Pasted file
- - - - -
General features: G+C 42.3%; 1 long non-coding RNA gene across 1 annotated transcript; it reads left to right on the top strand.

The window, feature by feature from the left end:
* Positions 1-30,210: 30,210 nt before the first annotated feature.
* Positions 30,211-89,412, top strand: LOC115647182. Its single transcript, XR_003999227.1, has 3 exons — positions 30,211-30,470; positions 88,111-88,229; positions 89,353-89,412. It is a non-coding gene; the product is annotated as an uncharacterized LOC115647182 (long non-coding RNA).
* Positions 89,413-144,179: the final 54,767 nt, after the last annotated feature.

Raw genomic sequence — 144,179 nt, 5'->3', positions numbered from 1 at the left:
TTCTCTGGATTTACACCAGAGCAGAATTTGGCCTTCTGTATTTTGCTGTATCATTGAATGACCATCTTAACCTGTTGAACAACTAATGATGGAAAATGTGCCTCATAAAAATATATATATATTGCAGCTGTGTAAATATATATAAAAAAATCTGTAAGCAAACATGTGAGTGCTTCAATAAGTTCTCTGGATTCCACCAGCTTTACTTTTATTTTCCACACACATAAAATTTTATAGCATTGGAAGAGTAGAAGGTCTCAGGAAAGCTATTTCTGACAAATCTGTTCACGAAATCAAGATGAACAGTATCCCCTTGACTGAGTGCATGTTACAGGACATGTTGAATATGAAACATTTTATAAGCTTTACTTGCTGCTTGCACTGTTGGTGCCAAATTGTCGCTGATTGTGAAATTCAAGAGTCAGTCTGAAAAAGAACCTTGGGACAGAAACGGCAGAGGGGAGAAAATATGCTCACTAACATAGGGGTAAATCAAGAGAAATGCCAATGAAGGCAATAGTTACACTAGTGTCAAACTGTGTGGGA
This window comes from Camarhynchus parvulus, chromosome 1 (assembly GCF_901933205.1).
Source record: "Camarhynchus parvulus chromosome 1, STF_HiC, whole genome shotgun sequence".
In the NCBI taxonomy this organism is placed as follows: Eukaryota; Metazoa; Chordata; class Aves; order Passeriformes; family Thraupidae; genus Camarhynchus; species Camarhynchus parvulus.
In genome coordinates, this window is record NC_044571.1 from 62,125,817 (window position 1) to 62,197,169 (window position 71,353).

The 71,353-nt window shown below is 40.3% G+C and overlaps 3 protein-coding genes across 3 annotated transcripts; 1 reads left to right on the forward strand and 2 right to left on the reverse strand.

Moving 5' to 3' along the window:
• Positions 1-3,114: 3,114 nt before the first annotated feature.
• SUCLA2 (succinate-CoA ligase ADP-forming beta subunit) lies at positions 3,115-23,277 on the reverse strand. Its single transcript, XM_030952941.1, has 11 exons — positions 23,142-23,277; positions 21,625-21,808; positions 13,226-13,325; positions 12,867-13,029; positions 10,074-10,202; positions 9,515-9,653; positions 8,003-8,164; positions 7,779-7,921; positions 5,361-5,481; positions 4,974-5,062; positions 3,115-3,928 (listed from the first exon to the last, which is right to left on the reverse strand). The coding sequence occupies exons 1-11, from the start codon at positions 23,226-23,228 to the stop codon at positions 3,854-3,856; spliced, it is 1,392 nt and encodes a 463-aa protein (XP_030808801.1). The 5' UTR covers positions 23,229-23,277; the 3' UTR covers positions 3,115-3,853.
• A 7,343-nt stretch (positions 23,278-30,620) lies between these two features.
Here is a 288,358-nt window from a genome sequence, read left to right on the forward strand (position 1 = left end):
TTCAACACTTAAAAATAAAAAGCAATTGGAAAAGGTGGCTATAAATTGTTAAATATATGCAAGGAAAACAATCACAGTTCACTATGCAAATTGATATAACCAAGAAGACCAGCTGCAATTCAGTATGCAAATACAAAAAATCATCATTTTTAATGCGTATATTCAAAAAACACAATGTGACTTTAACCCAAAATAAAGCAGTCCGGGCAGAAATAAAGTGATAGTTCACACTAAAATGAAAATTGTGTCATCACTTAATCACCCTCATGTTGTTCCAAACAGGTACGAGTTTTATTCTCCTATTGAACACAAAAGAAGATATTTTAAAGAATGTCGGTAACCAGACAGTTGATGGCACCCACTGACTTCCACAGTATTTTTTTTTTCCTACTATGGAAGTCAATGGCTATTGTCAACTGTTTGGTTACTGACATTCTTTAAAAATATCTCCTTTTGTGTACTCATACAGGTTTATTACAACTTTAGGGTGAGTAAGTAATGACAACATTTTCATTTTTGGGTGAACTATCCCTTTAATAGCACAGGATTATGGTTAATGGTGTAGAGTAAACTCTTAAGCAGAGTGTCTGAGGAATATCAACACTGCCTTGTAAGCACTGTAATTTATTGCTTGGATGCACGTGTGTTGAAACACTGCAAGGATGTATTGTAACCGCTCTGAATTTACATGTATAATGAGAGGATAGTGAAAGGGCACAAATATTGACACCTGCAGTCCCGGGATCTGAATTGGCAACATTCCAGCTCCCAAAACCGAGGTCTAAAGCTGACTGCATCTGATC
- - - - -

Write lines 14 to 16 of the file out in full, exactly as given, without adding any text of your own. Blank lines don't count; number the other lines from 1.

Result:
• Positions 1-3,114: 3,114 nt before the first annotated feature.
• SUCLA2 (succinate-CoA ligase ADP-forming beta subunit) lies at positions 3,115-23,277 on the reverse strand. Its single transcript, XM_030952941.1, has 11 exons — positions 23,142-23,277; positions 21,625-21,808; positions 13,226-13,325; positions 12,867-13,029; positions 10,074-10,202; positions 9,515-9,653; positions 8,003-8,164; positions 7,779-7,921; positions 5,361-5,481; positions 4,974-5,062; positions 3,115-3,928 (listed from the first exon to the last, which is right to left on the reverse strand). The coding sequence occupies exons 1-11, from the start codon at positions 23,226-23,228 to the stop codon at positions 3,854-3,856; spliced, it is 1,392 nt and encodes a 463-aa protein (XP_030808801.1). The 5' UTR covers positions 23,229-23,277; the 3' UTR covers positions 3,115-3,853.
• A 7,343-nt stretch (positions 23,278-30,620) lies between these two features.